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Al Qaeda in Yemen now claims it ordered the attack on Charlie Hebdo in Paris. Should the western media be paying more attention to atrocities in that country — and to Nigeria, where civilians are being slaughtered by the thousands?

Also, the House votes to roll back Obama’s immigration actions, and the founder of Silk Road on the so-called "dark web" goes on trial in New York.

Photo: Photos on the ground at the scene of a car bomb attack in Yemen's capital city of Sanaa on January 7, 2015, killing around 30 people and wounding more than 50 others. (Mohamed al-Sayaghi/Reuters)

House Votes to Roll Back Obama's Immigration Actions 6 MIN, 5 SEC

Most House Republicans today voted to fund the Department of Homeland Security with amendments designed to kill the President's executive orders shielding millions of undocumented immigrants from deportation.  Speaker John Boehner denied the move was a dispute between parties, but rather an "executive overreach" and "an affront to the rule of law and to the constitution itself."

Today's amended bill passed, satisfying hard-line party members but some moderates are unhappy, as we hear from Seung Min Kim, who reports for Politico.

Seung Min Kim, Politico (@seungminkim)

Terrorism: Global and Local 33 MIN, 6 SEC

The massacre of 17 people at Charlie Hebdo wasn't last Wednesday's only terror attack and it wasn't the deadliest either. The same day, a terrorist bomb killed 20 in the capital city of Yemen. The day before that, a 10-year-old girl blew up herself and 19 others in Baga, in northern Nigeria. That's where Bokko Haram is said to have killed as many as 2000 civilians just three days before. But there's been little news coverage of those horrific incidents. Nobody's apologizing for saturation news coverage of what happened in Paris, but are the western media missing the big picture?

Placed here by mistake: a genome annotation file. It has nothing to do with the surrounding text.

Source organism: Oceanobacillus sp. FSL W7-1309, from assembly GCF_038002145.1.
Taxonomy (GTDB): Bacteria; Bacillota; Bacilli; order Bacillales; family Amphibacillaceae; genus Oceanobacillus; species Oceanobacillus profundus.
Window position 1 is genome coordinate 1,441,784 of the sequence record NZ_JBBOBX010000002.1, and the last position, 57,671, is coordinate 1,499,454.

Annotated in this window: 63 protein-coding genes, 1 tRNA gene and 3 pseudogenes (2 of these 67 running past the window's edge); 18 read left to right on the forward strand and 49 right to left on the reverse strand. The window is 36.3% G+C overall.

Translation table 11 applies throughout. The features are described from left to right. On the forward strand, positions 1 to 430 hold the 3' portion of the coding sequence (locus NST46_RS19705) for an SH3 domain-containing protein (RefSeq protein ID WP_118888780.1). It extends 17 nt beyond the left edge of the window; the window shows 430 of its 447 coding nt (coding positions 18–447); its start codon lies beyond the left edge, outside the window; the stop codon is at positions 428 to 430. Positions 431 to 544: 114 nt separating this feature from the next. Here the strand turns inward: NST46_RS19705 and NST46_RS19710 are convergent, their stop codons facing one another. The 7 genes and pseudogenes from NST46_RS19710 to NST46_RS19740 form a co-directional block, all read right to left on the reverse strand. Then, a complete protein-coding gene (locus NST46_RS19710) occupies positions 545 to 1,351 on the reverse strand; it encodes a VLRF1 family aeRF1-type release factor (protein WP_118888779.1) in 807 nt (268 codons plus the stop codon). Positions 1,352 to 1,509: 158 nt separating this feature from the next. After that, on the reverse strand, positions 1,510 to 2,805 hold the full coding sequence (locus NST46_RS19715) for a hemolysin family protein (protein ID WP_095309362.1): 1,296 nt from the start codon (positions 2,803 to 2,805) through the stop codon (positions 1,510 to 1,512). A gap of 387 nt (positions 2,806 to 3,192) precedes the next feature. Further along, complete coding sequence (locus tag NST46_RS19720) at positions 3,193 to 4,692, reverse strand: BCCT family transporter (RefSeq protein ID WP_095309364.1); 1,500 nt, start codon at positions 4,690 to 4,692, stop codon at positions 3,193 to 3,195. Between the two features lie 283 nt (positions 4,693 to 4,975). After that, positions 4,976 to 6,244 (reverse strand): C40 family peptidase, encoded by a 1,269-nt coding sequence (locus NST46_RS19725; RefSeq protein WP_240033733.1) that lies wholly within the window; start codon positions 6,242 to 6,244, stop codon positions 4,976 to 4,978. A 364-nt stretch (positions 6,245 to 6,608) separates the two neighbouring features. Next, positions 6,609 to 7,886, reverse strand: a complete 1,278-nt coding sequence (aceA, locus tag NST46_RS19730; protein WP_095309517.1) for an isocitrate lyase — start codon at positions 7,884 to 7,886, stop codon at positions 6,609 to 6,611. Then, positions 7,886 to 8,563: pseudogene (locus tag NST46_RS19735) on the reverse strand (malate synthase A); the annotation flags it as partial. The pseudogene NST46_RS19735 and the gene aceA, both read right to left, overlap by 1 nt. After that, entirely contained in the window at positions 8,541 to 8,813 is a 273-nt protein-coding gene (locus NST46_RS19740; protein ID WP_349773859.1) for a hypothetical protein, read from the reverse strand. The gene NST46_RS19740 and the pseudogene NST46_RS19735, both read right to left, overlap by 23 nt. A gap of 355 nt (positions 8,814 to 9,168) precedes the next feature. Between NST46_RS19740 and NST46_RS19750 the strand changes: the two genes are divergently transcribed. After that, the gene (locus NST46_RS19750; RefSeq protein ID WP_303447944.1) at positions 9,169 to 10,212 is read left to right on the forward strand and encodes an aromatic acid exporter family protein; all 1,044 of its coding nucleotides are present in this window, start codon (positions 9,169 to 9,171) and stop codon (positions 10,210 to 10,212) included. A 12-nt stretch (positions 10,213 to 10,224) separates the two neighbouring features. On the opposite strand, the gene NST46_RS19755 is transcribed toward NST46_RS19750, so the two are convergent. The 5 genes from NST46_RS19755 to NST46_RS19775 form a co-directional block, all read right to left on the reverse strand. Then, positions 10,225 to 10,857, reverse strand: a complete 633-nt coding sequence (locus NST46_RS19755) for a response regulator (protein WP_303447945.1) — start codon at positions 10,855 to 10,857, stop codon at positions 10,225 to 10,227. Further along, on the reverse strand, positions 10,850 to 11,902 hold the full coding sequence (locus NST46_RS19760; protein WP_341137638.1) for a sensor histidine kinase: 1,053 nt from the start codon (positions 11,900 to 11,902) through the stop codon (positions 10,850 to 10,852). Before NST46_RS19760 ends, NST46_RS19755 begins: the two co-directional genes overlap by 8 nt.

Elizabeth Donnelly, Chatham House (@AfricaProg)
Hilary Matfess, National Defense University (@hilarymatfess)
Adam Baron, European Council on Foreign Relations (@adammbaron)
Matt Schiavenza, The Atlantic (@MattSchiavenza)

Donnelly on the trajectory of the insurgency in Nigeria and the response to it
Baron on the forgotten war that spawned the Paris attacks
Schiavenza on why Nigeria's 10-year-old suicide bomber isn't front-page news
Amnesty International on Nigeria's massacre

Alleged Silk Road Mastermind on Trial as an Online Drug "Kingpin" 10 MIN, 3 SEC

The admitted founder of Silk Road, which became an Internet marketplace for illegal drugs, went on trial today in New York for drug trafficking, hacking and money laundering. Federal prosecutors claim Ross Ulbricht, who was arrested using a computer in the San Francisco Public Library, is the person who calls himself "the Dread Pirate Roberts." Silk Road was part of the so-called "dark web"-- accessible only via the Tor network, which hides users' real IP addresses. It was once called the most sophisticated and extensive haven for online crime.  Samuel Oakford is covering the story for Vice News.

Samuel Oakford, Vice News (@samueloakford)

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